Rouladen Recipe – German Comfort Food

November 20, 2020 (Last Updated: November 3, 2020) - As an Amazon Associate I earn from qualifying purchases.

Rouladen is German comfort food with interesting ingredients, is tasty as heck, and a hardy meal you should try today. If someone told me I was going to fall in love with beef rolled up with bacon, mustard, onion, and pickles, they would have been right, because I am. This is such an interesting recipe and it really works great together. Serve this meal with a side of mashed potatoes and you have a full fledge German bonanza. Give our Rouladen recipe a try today!

Rouladen cut in half to reveal bacon and pickles, but is laying on a white plate with mashed potatoes and gravy.

Rouladen Summary

It looks like it could be a complicated dish, but it really isn’t! It is simple and tasty. We just take some pieces of thinly sliced top round and lay them on a cutting board. After a little salt and pepper, we layer on mustard, onions, and pickles. Roll it up, tie it up, and cook. 

First a quick browning on each side and then remove from the pan. We use the little crumbles left behind along with some butter, flour, and beef broth to make a roux and then a full-fledged gravy. 

Add the Rouladen right back in the pan and simmer for an hour and a half! That is the short version and that should be all you need! 

Choose The Right Beef

Probably the trickiest part of this recipe is getting the right cut of beef. We need thinly sliced top round beef that is cut against the grain. My first bit of advice is to just ask the butcher if they know what Rouladen is. They very well may. Meat is their business! 

Your butcher should be able to cut you three (that is what our recipe calls for) thinly sliced, but longer, slices of top round. If they know what Rouladen is, they should be able to get there. If they don’t, describe what you need. Some folks use veal, but I choose top round for this recipe.

I have heard rumors that some stores have this cut of beef already sliced, vacuum sealed, and in the freezer. I have not seen this in the grocery stores I go to, but it might be worth checking your frozen meat section or asking your butcher.

If you need to cut it yourself, you can buy a roast, but you want to consider what you are making. You want a fairly decent size of beef that can be cut against the grain. It should be just under a quarter-inch thick. It should be about long enough to place a whole slice of bacon on.

Yes, you can do it yourself, but if you have a man behind the counter that can make the cuts for you, you are gong to be so much better off! You don’t have to spend as much on a whole roast, plus you don’t go through all the hassle of finding the right cut of beef. Talk to your butcher. There is a benefit in getting to know the man behind the counter.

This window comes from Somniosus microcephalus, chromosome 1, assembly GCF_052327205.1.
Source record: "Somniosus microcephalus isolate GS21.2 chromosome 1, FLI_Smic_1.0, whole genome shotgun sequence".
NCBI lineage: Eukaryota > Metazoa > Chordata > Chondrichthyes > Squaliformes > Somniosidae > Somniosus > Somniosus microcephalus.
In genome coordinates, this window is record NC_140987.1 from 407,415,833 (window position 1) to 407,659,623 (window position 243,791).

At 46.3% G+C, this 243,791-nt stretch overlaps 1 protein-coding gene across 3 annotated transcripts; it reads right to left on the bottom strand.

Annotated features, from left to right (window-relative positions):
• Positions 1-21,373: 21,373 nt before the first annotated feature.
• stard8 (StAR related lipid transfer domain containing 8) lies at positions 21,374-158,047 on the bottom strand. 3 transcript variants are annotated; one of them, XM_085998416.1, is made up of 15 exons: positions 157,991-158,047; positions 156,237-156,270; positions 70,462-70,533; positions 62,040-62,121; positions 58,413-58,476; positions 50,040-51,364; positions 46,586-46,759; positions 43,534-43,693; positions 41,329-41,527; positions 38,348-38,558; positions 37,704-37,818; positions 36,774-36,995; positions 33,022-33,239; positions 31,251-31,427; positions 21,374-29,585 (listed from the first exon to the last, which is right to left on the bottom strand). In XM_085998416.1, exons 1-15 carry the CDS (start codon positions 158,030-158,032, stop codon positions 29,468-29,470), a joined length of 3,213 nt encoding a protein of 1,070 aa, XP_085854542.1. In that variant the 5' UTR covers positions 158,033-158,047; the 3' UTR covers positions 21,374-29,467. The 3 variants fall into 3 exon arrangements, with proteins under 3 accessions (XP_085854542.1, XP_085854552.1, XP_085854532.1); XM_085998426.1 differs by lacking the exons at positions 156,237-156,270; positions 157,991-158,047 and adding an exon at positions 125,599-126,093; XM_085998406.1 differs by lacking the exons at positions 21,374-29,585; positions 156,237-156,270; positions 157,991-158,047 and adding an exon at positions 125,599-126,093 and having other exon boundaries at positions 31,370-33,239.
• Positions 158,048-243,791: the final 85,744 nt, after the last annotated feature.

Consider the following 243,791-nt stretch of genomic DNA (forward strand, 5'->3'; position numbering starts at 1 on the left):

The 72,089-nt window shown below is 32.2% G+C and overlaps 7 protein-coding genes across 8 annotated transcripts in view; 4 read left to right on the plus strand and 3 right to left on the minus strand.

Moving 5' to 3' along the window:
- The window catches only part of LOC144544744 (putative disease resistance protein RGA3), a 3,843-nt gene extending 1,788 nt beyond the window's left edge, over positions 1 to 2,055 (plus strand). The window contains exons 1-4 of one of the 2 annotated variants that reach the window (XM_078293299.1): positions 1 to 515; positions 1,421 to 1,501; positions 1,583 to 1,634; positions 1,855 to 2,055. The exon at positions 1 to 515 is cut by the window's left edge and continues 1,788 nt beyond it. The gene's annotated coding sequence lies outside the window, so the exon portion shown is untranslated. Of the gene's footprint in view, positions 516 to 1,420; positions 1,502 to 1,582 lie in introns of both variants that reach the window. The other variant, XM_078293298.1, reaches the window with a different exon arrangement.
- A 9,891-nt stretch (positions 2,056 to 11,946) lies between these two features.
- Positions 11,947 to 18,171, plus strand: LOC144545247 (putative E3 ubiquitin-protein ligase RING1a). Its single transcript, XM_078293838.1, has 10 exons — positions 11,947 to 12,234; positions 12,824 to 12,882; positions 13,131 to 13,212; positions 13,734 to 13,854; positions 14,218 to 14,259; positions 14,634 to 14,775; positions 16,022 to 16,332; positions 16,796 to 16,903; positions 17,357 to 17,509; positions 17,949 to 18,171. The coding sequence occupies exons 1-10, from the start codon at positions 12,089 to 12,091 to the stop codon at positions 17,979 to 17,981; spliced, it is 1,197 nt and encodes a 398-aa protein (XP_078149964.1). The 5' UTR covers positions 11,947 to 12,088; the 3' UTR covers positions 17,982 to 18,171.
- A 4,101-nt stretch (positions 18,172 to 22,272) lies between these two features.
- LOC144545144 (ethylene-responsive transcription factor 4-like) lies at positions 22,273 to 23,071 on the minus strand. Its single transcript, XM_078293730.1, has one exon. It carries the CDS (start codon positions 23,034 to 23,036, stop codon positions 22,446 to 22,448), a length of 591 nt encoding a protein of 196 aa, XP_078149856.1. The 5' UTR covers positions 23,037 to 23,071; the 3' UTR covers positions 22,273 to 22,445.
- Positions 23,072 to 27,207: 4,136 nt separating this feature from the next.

Three slices of beef laid out with all of the rouladen ingredients on them.
Roll out all of your beef and place your ingredients on them. Note that I folded the very end of the bacon to give a few inches at the end. This is where we will end the rolling on.

Another nuance to the beef that I think is worthwhile to point out is that some people advocate pounding out the beef. This could help tenderize the meat, but I don’t think it is necessary if you have the right cut and size of top round.

Choose the Right Mustard

Since this is a German dish, I would recommend using German mustard. Want to learn more about German Mustard, here is a bit of light mustard reading for you. At the end of the day, use what you have and what you like. The flavor will translate a bit to the rest of the dish, so that is something to keep in mind when you cook this dish. 

Choose the Right Pickles

This is another one where the flavor will end up impacting the rest of the dish. We generally use our homemade pickles that are cut into spears for this dish. Since this tends to be a cold-weather dish for me, we always have last Fall’s pickles around. Also, we mostly have spicy pickles, so that is what I tend to use.

Ultimately, use what you like, as the flavors will translate to the rest of the dish. I do recommend using spears, as they handle well and roll up into the Rouladen well.

Tie the Butchers Twine

Because this is a dish that is rolled up and handled, you must secure it in some way. For me, the best way to do this is with butcher’s twine. If you don’t have any, today might be the day to pick it up and you can find butcher’s twine here (AFFILIATE LINK).